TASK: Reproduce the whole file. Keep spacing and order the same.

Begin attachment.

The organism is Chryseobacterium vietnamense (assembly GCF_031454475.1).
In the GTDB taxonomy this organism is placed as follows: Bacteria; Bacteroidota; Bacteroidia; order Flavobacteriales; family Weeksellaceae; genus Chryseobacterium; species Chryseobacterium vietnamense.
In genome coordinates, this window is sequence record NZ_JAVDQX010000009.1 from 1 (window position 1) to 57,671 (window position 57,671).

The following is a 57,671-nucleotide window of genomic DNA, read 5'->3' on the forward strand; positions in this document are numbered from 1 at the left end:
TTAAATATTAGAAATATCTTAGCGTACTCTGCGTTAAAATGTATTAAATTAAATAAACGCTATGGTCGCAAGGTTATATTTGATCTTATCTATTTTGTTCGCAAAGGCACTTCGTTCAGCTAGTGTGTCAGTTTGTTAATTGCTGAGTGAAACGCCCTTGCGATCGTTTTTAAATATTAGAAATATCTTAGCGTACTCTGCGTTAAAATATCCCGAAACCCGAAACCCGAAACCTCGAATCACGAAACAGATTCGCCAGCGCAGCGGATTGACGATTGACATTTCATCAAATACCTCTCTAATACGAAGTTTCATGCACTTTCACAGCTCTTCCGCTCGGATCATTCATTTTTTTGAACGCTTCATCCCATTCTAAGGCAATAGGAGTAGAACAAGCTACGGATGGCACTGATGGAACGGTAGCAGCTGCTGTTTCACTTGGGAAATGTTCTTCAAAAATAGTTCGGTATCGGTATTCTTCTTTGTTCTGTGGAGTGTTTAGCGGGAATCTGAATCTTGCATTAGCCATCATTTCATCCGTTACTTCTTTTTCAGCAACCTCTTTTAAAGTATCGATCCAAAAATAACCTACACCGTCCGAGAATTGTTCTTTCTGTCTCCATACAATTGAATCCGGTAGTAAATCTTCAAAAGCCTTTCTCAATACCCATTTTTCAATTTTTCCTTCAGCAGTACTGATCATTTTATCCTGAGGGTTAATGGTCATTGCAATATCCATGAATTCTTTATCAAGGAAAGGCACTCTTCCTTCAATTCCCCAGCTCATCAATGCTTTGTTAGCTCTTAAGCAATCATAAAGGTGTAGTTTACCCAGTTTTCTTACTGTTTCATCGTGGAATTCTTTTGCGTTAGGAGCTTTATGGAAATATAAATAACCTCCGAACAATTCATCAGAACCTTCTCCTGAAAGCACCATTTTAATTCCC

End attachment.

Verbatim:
The organism is Chryseobacterium vietnamense (assembly GCF_031454475.1).
In the GTDB taxonomy this organism is placed as follows: Bacteria; Bacteroidota; Bacteroidia; order Flavobacteriales; family Weeksellaceae; genus Chryseobacterium; species Chryseobacterium vietnamense.
In genome coordinates, this window is sequence record NZ_JAVDQX010000009.1 from 1 (window position 1) to 57,671 (window position 57,671).

The following is a 57,671-nucleotide window of genomic DNA, read 5'->3' on the forward strand; positions in this document are numbered from 1 at the left end:
TTAAATATTAGAAATATCTTAGCGTACTCTGCGTTAAAATGTATTAAATTAAATAAACGCTATGGTCGCAAGGTTATATTTGATCTTATCTATTTTGTTCGCAAAGGCACTTCGTTCAGCTAGTGTGTCAGTTTGTTAATTGCTGAGTGAAACGCCCTTGCGATCGTTTTTAAATATTAGAAATATCTTAGCGTACTCTGCGTTAAAATATCCCGAAACCCGAAACCCGAAACCTCGAATCACGAAACAGATTCGCCAGCGCAGCGGATTGACGATTGACATTTCATCAAATACCTCTCTAATACGAAGTTTCATGCACTTTCACAGCTCTTCCGCTCGGATCATTCATTTTTTTGAACGCTTCATCCCATTCTAAGGCAATAGGAGTAGAACAAGCTACGGATGGCACTGATGGAACGGTAGCAGCTGCTGTTTCACTTGGGAAATGTTCTTCAAAAATAGTTCGGTATCGGTATTCTTCTTTGTTCTGTGGAGTGTTTAGCGGGAATCTGAATCTTGCATTAGCCATCATTTCATCCGTTACTTCTTTTTCAGCAACCTCTTTTAAAGTATCGATCCAAAAATAACCTACACCGTCCGAGAATTGTTCTTTCTGTCTCCATACAATTGAATCCGGTAGTAAATCTTCAAAAGCCTTTCTCAATACCCATTTTTCAATTTTTCCTTCAGCAGTACTGATCATTTTATCCTGAGGGTTAATGGTCATTGCAATATCCATGAATTCTTTATCAAGGAAAGGCACTCTTCCTTCAATTCCCCAGCTCATCAATGCTTTGTTAGCTCTTAAGCAATCATAAAGGTGTAGTTTACCCAGTTTTCTTACTGTTTCATCGTGGAATTCTTTTGCGTTAGGAGCTTTATGGAAATATAAATAACCTCCGAACAATTCATCAGAACCTTCTCCTGAAAGCACCATTTTAATTCCC